Zakoyous Houston had been checking his mailbox daily waiting to hear from the University of Tennessee, Knoxville, about his admission decision. He had been accepted into every other school he’d applied to but was holding out hope for one last offer.
On Wednesday, December 8, the senior at Austin-East Magnet High School got the news he’d waited since elementary school to hear: Houston, along with two fellow Roadrunners, was going to be a Vol.
“It was a special day,” said William Gillette, Houston’s father, who was able to attend the surprise announcement. “Most of his family members never went to college, so he’s an example of whatever you do in life, you can do it as long as you work hard.”
Members from UT’s Office of Undergraduate Admissions surprised 11 students over the course of a week at Austin-East, Central, and Fulton High Schools with admission to the university as the first members of the Class of 2026. The students were welcomed into the Volunteer family by UT admissions staff, fellow classmates, and their families, with balloons and a Big Orange celebration.
“As the state’s flagship land-grant institution, it is our mission, commitment, to serve the entire state of Tennessee,” said Redrick Taylor, director of diversity recruitment and outreach in the Office of Undergraduate Admissions. “These young Tennesseans exemplify what it means to be a Vol: excellence in academics, leadership through service, resilience, and an intrinsic motivation to make the world a better place. We are honored to welcome them to the Volunteer community and look forward to the ways in which they enrich our campus environment.”
Austin-East, Central, and Fulton are three of 38 Tennessee high schools whose students are eligible for the university’s Flagship Scholarship, which covers tuition and mandatory fees for up to four years when combined with the HOPE Scholarship. All admitted first-time first-year students who graduate from one of the designated Flagship high schools are eligible for the scholarship.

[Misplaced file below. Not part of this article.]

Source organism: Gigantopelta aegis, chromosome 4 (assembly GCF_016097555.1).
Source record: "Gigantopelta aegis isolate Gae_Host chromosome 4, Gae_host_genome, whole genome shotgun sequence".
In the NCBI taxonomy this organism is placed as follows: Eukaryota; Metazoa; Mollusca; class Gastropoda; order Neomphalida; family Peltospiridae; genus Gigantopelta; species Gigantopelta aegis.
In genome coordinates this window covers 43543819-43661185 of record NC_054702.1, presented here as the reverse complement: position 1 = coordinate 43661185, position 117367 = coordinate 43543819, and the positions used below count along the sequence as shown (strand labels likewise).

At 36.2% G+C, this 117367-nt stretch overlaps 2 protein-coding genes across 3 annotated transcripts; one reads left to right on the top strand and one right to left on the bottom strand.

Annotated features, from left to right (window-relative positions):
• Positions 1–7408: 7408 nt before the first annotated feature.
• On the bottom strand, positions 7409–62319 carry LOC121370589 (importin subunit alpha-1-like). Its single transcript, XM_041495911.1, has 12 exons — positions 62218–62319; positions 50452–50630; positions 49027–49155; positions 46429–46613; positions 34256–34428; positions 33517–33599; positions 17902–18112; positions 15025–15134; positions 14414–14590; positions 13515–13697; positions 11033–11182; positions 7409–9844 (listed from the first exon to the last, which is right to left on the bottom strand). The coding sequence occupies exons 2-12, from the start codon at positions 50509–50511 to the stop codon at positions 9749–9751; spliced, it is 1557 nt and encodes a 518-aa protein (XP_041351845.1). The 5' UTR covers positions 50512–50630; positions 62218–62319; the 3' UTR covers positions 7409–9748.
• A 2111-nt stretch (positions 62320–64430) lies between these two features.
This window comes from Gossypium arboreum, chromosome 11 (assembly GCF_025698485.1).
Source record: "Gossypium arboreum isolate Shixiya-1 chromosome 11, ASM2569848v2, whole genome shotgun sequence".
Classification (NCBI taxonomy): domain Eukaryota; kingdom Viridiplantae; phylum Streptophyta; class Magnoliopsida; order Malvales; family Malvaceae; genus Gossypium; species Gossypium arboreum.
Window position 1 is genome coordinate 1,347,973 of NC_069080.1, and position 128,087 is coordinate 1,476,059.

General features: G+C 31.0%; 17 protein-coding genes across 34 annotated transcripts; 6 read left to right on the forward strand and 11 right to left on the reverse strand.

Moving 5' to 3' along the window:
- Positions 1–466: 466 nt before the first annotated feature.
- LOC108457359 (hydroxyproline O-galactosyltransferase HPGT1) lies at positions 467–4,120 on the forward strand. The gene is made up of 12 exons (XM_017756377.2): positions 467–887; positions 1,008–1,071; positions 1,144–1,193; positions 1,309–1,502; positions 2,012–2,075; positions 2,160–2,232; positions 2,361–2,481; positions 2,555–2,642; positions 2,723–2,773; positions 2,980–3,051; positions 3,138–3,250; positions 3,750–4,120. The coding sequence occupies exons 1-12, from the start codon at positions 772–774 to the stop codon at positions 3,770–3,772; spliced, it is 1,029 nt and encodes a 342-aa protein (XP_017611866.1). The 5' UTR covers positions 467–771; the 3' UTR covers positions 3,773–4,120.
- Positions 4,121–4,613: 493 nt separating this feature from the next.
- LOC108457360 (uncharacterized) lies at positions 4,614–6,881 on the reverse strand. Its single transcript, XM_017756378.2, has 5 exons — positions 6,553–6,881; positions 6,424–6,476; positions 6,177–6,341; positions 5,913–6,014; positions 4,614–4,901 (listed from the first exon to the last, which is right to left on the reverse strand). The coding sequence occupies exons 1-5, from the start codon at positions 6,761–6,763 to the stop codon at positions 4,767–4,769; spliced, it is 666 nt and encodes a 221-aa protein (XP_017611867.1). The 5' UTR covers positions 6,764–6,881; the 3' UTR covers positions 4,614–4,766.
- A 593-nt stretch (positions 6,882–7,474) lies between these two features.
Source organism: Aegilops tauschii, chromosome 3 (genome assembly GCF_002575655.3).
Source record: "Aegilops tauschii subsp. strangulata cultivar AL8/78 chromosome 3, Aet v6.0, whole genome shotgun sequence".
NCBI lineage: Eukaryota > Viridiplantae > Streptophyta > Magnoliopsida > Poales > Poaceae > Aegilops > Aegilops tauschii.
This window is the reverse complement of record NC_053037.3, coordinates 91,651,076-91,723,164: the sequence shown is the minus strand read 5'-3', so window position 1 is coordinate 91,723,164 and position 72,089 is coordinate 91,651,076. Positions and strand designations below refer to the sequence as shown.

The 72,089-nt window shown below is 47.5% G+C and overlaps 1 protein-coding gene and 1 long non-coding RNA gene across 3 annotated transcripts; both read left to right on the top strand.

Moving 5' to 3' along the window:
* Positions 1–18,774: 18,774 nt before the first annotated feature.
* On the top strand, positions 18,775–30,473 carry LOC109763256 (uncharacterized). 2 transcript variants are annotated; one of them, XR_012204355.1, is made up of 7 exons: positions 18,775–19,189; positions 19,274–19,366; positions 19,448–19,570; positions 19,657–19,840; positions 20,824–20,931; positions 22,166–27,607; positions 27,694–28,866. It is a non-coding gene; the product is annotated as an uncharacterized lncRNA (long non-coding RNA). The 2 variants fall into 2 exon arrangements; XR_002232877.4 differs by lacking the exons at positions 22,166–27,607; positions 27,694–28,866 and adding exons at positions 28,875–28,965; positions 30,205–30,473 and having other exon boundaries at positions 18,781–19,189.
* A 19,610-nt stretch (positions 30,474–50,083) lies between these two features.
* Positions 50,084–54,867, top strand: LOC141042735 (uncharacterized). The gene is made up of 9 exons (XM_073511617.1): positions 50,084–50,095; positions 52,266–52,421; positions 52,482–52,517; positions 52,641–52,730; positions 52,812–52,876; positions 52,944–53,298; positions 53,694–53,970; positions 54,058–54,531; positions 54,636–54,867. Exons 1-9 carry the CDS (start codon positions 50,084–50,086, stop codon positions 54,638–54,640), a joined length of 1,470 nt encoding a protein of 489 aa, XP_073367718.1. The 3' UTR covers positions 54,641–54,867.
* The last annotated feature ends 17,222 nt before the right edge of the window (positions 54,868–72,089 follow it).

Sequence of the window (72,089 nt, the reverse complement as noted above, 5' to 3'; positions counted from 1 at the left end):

“This scholarship is one of the many ways in which we are making an effort to invest in the communities and make sure that we are creating an inclusive environment for students to realize their dreams through education at the University of Tennessee, Knoxville,” said Taylor. “The honor is ours to have them potentially join our community. I feel we have much more to gain from them than we have to give them long term.”
Fulton’s Jahneulei Weste, among other surprised recipients, will be the first member of her family to attend college. She aspires to become the CEO of her own information technology company.
“It means everything to me,” she said. “I come from a first-generation American family. I was really worried about financing for college, but I feel very secure now.”
Austin-East students gathered in the school’s auditorium for what they thought would be a speech on leadership, but Houston (business administration exploratory track), Anndrena Downs (education, health, and human sciences exploratory track), and Mariusi Irankunda (geology and environmental studies) were called to the stage and surprised with admissions offers instead.
Central Bobcats Madeline Belew (mathematics), Trinity Jones (elementary education), Kenna Lyle (university exploratory track), Madalyn Marshall (arts and sciences preprofessional exploratory track), and Ashlynn McManus (construction science and agricultural systems) were surprised in their classrooms and during lunch break with their admissions offers.
Fulton seniors Weste (computer science), Melany Juan-Morales (computer engineering), and Tabby Whittenberg (elementary education) received a Big Orange welcome during their classes.
Early action admission decisions were released Wednesday. A second release of notifications will be released in mid-February 2022, and admitted students have until May 2 to confirm their enrollment.
Lindsey Owen (865-974-6375, email@example.com)